Despite the fact that the governance structure in Eritrea was for decades marred with polices of divide and rule, sectarianism and discrimination; the rank and file by in large remained true to its values of tolerance, acceptance and neighbourly cordial relationship. At times, there was a clear dichotomy between segments of the Eritrean elites and the average Eritreans who were better tuned with the dynamic of Eritrean social harmony and simple values of shared living.
Like many Eritreans, I was forced to leave my country and live in other places, where diversity was lacking and was viewed as a problem. Places where people can’t live at ease with those who are different from them. I lived in places where I had to think twice before revealing my identity, places where I lost my spontaneous expression of who I am. After a lengthy journey, I finally settled in a country where multiculturalism is an official policy. That was certainly comforting and more in line with what I experienced in my native land. Eritrea didn’t have an official multicultural policy; however, its multicultural values were deeply woven into its social fabric and daily norms.
Many Eritrean who grew up in Diaspora, didn’t live that unique experience and thus sometimes carry a narrow view of what Eritrean values, cultures and norms are. Once I was told by an Eritrean Christian living in Europe, when she came to know that I don’t drink alcohol nor attend drinking socials, ”this way you can’t live in Eritrea”! I found that statement very troubling and clearly lacking an appreciation of Eritrean history and culture. Adey Hana who knew that my extended family, my ancestors who have deep roots in Eritrea, don’t drink alcohol, never thought we were aliens or radicals who can’t live in Eritrea. Another person who spent most of his time in the Middle East, once told a group of young Tigrinya speaking Muslim youth, that Tigrinya was not a genuine Eritrean language, it was a language that came with Tigrean invaders and they should only speak Arabic. Again, another example of lack of firsthand experience of the Eritrean social reality and lack of historical knowledge.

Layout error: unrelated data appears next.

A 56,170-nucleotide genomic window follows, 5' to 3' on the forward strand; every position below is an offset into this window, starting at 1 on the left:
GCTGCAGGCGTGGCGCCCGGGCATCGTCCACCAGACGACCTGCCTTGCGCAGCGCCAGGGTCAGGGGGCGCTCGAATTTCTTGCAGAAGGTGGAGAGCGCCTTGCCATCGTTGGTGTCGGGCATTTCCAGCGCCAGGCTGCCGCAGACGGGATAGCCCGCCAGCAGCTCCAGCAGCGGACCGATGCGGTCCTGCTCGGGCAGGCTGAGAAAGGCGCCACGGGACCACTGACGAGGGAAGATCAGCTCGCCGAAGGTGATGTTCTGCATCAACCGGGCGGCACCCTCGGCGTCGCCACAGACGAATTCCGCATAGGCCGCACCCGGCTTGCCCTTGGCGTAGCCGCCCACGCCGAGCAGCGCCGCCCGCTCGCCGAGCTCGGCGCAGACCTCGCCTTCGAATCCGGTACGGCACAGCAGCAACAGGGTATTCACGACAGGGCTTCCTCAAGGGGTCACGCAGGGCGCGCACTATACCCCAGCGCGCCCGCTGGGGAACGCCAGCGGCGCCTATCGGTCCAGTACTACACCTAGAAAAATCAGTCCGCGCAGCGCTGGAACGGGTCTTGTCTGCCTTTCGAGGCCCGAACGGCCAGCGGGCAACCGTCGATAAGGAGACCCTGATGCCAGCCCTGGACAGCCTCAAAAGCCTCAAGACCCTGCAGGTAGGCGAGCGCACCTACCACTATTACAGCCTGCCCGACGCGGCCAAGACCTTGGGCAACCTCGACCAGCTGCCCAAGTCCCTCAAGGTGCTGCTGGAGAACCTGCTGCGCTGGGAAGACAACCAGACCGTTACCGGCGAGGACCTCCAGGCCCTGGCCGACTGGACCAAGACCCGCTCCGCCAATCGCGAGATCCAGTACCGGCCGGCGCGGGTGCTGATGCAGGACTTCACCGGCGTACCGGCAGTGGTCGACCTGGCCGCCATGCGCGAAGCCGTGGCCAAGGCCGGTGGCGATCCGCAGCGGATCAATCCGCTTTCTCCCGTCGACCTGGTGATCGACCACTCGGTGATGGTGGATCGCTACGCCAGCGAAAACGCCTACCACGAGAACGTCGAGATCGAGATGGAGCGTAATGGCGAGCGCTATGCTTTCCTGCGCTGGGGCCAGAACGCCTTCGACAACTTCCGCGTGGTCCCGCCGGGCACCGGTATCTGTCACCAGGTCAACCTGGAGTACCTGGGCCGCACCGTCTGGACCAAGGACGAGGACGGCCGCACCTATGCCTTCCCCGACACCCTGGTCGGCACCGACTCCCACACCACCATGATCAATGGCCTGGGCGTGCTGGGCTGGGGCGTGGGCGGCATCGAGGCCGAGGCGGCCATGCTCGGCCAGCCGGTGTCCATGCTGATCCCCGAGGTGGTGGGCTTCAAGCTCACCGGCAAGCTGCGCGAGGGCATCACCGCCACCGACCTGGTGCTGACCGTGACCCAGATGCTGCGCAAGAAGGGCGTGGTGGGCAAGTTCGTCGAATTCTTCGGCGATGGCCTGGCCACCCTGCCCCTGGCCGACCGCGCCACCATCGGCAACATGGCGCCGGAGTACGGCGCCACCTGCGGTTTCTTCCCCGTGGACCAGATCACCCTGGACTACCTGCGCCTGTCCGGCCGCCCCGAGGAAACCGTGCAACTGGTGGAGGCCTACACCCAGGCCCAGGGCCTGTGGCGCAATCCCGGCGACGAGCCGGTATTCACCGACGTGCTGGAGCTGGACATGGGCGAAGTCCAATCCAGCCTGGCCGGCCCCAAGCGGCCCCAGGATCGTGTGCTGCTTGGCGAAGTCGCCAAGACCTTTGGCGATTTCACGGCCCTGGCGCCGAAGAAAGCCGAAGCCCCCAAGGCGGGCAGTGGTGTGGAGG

To all those voices of exclusion, sectarianism, extremism who see Eritrea as only Muslim or Christian; to those who see Eritrea through their own narrow experiences in Diaspora; to those who read history selectively to fit their pre-conceived sectarian notions; to those who project the actions of the bad few to all; to those who promote we (vs.) them narrative; to those who equate religious devotion to fanaticism, to those who think diversity is a problem, to all of them, I say the Eritrea you talk about is a different Eritrea. It isn’t the Eritrea of Adey Hana, it isn’t the Eritrea of my friend Michael, it isn’t the Eritrea of my ancestors and it isn’t the Eritrea of the average Eritreans of all stripes.
The streets of Asmara, its markets and its beggars; the farmers in the fields of “Sheab”, the fisher men in “Dankalia”, the mothers in their shanty huts of “Tesazega”, the elders in their white “nestela” (garment) have a more genuine story to tell about Eritrean values, than the “YouTube” clippers or “face book” posters or the well groomed distant elites!!